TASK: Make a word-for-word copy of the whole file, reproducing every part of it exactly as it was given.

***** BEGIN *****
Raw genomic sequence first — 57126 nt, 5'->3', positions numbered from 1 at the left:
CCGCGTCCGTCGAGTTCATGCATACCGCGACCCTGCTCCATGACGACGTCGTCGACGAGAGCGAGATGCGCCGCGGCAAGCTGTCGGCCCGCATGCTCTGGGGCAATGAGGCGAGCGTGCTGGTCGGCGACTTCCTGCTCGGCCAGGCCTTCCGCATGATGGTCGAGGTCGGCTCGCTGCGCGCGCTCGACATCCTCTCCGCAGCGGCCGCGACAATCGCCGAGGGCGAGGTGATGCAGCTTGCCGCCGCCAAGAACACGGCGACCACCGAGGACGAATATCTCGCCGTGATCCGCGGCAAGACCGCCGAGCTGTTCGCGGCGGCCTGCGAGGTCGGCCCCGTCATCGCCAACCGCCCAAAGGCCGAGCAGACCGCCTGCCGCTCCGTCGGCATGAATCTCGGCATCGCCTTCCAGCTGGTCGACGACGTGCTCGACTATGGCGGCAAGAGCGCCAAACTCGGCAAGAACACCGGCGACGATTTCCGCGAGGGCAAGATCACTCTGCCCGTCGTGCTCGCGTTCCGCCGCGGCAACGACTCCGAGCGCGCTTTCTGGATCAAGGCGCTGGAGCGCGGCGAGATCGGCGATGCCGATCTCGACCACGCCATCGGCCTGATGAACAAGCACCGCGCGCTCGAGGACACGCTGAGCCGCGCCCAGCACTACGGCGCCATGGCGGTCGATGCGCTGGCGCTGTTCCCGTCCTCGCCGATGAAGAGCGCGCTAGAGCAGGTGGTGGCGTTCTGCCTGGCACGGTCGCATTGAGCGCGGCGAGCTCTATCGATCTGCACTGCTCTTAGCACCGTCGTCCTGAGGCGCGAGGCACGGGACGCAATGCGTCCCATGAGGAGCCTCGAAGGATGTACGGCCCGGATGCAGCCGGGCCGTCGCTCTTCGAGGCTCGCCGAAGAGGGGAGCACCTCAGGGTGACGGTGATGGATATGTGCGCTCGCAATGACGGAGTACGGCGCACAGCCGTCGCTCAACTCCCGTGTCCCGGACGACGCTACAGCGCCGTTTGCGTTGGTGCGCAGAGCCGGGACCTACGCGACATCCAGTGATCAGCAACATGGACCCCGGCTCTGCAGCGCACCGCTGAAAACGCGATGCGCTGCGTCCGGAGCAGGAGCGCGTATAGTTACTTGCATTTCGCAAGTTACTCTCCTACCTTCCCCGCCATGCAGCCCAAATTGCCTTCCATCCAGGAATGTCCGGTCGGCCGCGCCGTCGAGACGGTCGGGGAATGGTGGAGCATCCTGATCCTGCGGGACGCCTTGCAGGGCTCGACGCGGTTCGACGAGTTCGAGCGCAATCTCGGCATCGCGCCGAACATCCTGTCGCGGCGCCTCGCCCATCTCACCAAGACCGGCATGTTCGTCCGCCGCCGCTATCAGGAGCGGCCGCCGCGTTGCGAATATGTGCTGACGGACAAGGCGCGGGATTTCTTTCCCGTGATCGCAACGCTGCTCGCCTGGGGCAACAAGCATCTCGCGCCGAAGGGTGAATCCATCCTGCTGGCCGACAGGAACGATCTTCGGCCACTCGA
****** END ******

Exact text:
Raw genomic sequence first — 57126 nt, 5'->3', positions numbered from 1 at the left:
CCGCGTCCGTCGAGTTCATGCATACCGCGACCCTGCTCCATGACGACGTCGTCGACGAGAGCGAGATGCGCCGCGGCAAGCTGTCGGCCCGCATGCTCTGGGGCAATGAGGCGAGCGTGCTGGTCGGCGACTTCCTGCTCGGCCAGGCCTTCCGCATGATGGTCGAGGTCGGCTCGCTGCGCGCGCTCGACATCCTCTCCGCAGCGGCCGCGACAATCGCCGAGGGCGAGGTGATGCAGCTTGCCGCCGCCAAGAACACGGCGACCACCGAGGACGAATATCTCGCCGTGATCCGCGGCAAGACCGCCGAGCTGTTCGCGGCGGCCTGCGAGGTCGGCCCCGTCATCGCCAACCGCCCAAAGGCCGAGCAGACCGCCTGCCGCTCCGTCGGCATGAATCTCGGCATCGCCTTCCAGCTGGTCGACGACGTGCTCGACTATGGCGGCAAGAGCGCCAAACTCGGCAAGAACACCGGCGACGATTTCCGCGAGGGCAAGATCACTCTGCCCGTCGTGCTCGCGTTCCGCCGCGGCAACGACTCCGAGCGCGCTTTCTGGATCAAGGCGCTGGAGCGCGGCGAGATCGGCGATGCCGATCTCGACCACGCCATCGGCCTGATGAACAAGCACCGCGCGCTCGAGGACACGCTGAGCCGCGCCCAGCACTACGGCGCCATGGCGGTCGATGCGCTGGCGCTGTTCCCGTCCTCGCCGATGAAGAGCGCGCTAGAGCAGGTGGTGGCGTTCTGCCTGGCACGGTCGCATTGAGCGCGGCGAGCTCTATCGATCTGCACTGCTCTTAGCACCGTCGTCCTGAGGCGCGAGGCACGGGACGCAATGCGTCCCATGAGGAGCCTCGAAGGATGTACGGCCCGGATGCAGCCGGGCCGTCGCTCTTCGAGGCTCGCCGAAGAGGGGAGCACCTCAGGGTGACGGTGATGGATATGTGCGCTCGCAATGACGGAGTACGGCGCACAGCCGTCGCTCAACTCCCGTGTCCCGGACGACGCTACAGCGCCGTTTGCGTTGGTGCGCAGAGCCGGGACCTACGCGACATCCAGTGATCAGCAACATGGACCCCGGCTCTGCAGCGCACCGCTGAAAACGCGATGCGCTGCGTCCGGAGCAGGAGCGCGTATAGTTACTTGCATTTCGCAAGTTACTCTCCTACCTTCCCCGCCATGCAGCCCAAATTGCCTTCCATCCAGGAATGTCCGGTCGGCCGCGCCGTCGAGACGGTCGGGGAATGGTGGAGCATCCTGATCCTGCGGGACGCCTTGCAGGGCTCGACGCGGTTCGACGAGTTCGAGCGCAATCTCGGCATCGCGCCGAACATCCTGTCGCGGCGCCTCGCCCATCTCACCAAGACCGGCATGTTCGTCCGCCGCCGCTATCAGGAGCGGCCGCCGCGTTGCGAATATGTGCTGACGGACAAGGCGCGGGATTTCTTTCCCGTGATCGCAACGCTGCTCGCCTGGGGCAACAAGCATCTCGCGCCGAAGGGTGAATCCATCCTGCTGGCCGACAGGAACGATCTTCGGCCACTCGA